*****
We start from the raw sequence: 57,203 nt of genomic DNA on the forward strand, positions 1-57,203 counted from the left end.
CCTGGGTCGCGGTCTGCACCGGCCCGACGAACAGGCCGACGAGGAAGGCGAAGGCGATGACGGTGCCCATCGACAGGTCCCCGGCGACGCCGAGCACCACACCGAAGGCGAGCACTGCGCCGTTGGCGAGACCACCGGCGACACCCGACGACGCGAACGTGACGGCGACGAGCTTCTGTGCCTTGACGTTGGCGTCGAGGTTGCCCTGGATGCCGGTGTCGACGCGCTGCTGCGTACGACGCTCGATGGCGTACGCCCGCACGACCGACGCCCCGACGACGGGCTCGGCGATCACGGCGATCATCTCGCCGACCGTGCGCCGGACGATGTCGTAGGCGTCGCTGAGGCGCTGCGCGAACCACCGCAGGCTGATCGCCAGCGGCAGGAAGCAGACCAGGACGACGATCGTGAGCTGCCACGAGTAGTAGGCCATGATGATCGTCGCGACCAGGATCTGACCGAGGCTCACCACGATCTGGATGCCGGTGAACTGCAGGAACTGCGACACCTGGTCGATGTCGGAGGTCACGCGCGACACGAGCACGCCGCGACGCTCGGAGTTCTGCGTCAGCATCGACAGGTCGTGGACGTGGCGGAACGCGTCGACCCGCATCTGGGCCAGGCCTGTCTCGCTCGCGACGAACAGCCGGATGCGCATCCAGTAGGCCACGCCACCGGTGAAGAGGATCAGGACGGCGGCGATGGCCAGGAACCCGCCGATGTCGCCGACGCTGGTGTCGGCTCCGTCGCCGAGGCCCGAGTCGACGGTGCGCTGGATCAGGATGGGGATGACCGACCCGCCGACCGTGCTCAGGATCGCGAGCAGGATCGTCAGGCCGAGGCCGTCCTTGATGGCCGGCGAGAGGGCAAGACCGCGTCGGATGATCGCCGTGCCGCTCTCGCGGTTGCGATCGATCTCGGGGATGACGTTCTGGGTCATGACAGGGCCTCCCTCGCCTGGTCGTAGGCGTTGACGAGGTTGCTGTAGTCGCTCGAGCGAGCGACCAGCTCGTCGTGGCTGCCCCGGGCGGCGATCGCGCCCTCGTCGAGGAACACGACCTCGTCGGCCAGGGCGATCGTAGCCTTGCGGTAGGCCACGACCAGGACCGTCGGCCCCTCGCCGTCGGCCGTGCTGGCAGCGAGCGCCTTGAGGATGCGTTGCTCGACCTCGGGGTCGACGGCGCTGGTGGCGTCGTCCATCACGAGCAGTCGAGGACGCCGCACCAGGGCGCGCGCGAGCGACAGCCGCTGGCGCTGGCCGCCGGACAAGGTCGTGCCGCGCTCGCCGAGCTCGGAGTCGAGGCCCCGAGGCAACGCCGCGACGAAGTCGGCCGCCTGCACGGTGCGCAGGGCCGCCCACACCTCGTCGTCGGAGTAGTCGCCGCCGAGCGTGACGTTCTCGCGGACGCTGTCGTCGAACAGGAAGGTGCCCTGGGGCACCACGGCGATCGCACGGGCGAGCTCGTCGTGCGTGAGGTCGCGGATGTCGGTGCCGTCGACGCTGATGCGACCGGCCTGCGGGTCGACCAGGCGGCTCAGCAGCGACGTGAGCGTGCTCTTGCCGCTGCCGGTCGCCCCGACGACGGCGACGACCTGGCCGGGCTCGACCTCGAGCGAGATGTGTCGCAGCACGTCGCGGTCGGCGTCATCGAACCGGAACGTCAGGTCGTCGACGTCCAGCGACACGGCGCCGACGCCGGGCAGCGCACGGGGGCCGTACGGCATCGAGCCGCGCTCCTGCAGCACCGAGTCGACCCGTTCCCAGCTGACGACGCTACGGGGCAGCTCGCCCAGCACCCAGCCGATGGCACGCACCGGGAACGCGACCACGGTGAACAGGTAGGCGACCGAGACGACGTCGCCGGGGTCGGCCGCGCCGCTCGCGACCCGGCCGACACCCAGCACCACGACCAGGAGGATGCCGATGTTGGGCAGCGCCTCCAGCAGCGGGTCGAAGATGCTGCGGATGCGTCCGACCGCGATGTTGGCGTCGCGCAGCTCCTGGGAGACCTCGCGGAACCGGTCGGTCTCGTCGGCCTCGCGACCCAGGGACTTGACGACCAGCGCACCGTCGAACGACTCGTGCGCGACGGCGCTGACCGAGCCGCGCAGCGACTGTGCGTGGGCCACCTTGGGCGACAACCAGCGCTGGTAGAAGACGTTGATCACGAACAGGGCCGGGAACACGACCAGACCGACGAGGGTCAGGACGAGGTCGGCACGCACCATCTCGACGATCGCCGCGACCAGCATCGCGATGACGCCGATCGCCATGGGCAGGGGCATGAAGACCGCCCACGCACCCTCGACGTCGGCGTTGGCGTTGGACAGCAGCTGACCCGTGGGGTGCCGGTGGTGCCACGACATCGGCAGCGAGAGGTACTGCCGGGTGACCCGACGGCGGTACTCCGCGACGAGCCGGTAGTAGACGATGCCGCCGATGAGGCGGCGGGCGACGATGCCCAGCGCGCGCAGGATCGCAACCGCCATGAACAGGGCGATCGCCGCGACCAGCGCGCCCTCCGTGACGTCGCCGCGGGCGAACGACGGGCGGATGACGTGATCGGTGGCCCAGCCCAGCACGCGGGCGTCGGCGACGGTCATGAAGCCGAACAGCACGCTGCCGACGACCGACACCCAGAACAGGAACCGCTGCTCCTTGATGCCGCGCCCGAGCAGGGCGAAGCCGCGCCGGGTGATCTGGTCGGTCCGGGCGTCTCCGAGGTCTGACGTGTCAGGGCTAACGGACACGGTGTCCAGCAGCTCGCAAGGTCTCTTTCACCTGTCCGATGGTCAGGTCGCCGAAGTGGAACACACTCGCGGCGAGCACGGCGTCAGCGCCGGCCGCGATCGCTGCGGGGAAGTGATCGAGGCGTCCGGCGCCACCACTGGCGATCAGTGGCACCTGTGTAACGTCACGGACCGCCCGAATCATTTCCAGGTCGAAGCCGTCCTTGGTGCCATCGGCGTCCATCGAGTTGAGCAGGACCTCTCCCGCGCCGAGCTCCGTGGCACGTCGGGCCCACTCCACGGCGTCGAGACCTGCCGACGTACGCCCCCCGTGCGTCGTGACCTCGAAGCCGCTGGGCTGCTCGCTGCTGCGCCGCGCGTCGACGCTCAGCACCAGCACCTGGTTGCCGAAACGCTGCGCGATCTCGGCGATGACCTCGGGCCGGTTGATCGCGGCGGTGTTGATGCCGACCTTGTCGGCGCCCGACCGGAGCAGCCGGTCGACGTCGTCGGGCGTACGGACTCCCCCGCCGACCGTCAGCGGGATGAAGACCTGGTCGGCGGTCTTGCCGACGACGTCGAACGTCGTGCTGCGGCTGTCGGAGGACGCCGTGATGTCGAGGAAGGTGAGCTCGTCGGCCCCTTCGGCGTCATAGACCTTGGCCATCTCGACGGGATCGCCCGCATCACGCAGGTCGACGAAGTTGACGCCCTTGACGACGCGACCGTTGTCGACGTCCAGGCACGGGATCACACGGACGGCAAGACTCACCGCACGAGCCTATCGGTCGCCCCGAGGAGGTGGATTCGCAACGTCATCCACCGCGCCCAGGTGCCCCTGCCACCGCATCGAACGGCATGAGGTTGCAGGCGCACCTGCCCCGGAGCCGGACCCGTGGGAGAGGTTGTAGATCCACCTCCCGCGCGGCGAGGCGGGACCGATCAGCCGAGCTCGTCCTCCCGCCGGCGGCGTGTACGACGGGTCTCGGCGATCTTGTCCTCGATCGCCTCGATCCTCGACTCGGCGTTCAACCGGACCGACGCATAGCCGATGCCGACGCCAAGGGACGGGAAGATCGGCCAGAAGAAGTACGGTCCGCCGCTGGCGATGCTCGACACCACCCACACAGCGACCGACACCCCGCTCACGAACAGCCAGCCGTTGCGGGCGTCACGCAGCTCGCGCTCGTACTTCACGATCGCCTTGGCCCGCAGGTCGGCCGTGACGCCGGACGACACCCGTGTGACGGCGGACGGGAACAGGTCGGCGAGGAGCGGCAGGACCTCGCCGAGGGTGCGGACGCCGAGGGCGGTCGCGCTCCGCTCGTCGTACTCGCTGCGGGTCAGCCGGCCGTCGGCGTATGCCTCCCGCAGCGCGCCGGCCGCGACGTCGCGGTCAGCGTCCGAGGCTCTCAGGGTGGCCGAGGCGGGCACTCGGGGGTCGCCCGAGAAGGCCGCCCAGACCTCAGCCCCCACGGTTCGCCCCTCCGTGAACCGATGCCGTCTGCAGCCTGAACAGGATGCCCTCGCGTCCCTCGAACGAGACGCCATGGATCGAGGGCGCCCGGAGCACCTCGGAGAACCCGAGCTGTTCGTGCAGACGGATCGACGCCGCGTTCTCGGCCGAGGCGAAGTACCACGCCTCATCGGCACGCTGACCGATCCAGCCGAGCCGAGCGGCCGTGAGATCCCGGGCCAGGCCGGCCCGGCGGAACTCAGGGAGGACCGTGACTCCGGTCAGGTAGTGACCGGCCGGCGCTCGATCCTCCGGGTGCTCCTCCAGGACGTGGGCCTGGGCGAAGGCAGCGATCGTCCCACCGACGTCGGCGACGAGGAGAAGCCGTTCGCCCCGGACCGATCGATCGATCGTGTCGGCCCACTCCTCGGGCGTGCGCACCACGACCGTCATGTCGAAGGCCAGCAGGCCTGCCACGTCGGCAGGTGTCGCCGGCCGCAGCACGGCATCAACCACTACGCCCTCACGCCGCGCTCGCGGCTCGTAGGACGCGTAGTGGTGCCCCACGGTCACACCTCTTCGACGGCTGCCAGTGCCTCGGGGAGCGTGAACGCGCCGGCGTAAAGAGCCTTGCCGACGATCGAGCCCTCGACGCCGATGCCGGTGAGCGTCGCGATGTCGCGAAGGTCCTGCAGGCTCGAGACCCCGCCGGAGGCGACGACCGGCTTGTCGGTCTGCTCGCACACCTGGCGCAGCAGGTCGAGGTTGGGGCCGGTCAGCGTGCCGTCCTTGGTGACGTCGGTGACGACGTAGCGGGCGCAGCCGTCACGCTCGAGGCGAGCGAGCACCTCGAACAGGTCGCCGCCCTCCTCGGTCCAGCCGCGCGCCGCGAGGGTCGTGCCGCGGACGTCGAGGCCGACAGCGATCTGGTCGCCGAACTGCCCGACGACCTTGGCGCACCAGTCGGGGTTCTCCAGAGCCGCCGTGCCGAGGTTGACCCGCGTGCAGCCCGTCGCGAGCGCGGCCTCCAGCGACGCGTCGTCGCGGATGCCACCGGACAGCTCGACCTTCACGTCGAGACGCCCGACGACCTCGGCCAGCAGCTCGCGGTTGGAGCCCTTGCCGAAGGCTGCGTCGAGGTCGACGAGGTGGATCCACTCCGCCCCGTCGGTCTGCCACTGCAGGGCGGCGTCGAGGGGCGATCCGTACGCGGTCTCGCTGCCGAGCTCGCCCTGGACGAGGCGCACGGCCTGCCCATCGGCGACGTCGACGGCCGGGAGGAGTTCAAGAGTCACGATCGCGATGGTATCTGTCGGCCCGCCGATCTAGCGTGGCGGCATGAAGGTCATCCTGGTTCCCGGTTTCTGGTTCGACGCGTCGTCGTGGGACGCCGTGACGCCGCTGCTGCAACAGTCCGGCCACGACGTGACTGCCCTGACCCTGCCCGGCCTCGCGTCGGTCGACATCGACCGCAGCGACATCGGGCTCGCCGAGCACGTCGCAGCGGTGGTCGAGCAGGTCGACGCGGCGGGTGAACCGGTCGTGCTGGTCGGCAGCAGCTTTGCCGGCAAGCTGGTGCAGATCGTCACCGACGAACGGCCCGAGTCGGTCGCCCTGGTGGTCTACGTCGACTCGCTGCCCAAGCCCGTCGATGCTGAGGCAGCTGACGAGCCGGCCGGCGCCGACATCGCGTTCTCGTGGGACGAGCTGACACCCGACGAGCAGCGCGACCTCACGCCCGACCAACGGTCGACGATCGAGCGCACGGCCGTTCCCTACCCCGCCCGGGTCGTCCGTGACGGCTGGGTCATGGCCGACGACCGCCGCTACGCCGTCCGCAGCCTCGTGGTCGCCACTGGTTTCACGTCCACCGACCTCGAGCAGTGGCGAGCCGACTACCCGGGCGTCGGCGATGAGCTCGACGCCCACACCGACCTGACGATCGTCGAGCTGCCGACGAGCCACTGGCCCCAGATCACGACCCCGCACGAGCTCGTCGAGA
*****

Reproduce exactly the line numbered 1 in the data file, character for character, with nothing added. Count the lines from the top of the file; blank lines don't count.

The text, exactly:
We start from the raw sequence: 57,203 nt of genomic DNA on the forward strand, positions 1-57,203 counted from the left end.